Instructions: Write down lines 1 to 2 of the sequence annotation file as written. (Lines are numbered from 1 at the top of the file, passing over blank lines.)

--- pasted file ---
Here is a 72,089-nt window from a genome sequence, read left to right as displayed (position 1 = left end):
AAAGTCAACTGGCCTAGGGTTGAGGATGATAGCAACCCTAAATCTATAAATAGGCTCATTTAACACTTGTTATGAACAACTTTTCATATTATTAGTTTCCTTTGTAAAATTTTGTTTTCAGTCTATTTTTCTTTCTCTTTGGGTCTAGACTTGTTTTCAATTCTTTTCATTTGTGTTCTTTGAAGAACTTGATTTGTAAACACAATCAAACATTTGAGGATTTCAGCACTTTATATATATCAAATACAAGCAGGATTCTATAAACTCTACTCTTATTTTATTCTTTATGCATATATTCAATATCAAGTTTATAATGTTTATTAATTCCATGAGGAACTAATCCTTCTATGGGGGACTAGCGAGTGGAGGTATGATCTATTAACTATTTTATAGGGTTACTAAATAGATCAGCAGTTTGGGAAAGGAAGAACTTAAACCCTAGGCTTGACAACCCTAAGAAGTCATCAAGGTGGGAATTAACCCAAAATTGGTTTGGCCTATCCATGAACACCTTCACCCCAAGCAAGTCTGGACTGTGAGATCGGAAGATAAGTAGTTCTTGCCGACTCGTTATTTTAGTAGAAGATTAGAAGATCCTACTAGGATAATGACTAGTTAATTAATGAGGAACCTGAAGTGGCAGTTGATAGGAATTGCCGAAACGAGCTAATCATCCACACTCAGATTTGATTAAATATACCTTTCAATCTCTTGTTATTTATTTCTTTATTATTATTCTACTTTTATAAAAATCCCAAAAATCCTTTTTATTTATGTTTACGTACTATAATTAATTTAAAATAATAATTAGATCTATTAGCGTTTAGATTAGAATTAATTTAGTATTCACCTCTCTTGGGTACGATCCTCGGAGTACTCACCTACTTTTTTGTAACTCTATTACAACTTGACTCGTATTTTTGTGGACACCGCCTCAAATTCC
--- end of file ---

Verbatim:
Here is a 72,089-nt window from a genome sequence, read left to right as displayed (position 1 = left end):
AAAGTCAACTGGCCTAGGGTTGAGGATGATAGCAACCCTAAATCTATAAATAGGCTCATTTAACACTTGTTATGAACAACTTTTCATATTATTAGTTTCCTTTGTAAAATTTTGTTTTCAGTCTATTTTTCTTTCTCTTTGGGTCTAGACTTGTTTTCAATTCTTTTCATTTGTGTTCTTTGAAGAACTTGATTTGTAAACACAATCAAACATTTGAGGATTTCAGCACTTTATATATATCAAATACAAGCAGGATTCTATAAACTCTACTCTTATTTTATTCTTTATGCATATATTCAATATCAAGTTTATAATGTTTATTAATTCCATGAGGAACTAATCCTTCTATGGGGGACTAGCGAGTGGAGGTATGATCTATTAACTATTTTATAGGGTTACTAAATAGATCAGCAGTTTGGGAAAGGAAGAACTTAAACCCTAGGCTTGACAACCCTAAGAAGTCATCAAGGTGGGAATTAACCCAAAATTGGTTTGGCCTATCCATGAACACCTTCACCCCAAGCAAGTCTGGACTGTGAGATCGGAAGATAAGTAGTTCTTGCCGACTCGTTATTTTAGTAGAAGATTAGAAGATCCTACTAGGATAATGACTAGTTAATTAATGAGGAACCTGAAGTGGCAGTTGATAGGAATTGCCGAAACGAGCTAATCATCCACACTCAGATTTGATTAAATATACCTTTCAATCTCTTGTTATTTATTTCTTTATTATTATTCTACTTTTATAAAAATCCCAAAAATCCTTTTTATTTATGTTTACGTACTATAATTAATTTAAAATAATAATTAGATCTATTAGCGTTTAGATTAGAATTAATTTAGTATTCACCTCTCTTGGGTACGATCCTCGGAGTACTCACCTACTTTTTTGTAACTCTATTACAACTTGACTCGTATTTTTGTGGACACCGCCTCAAATTCC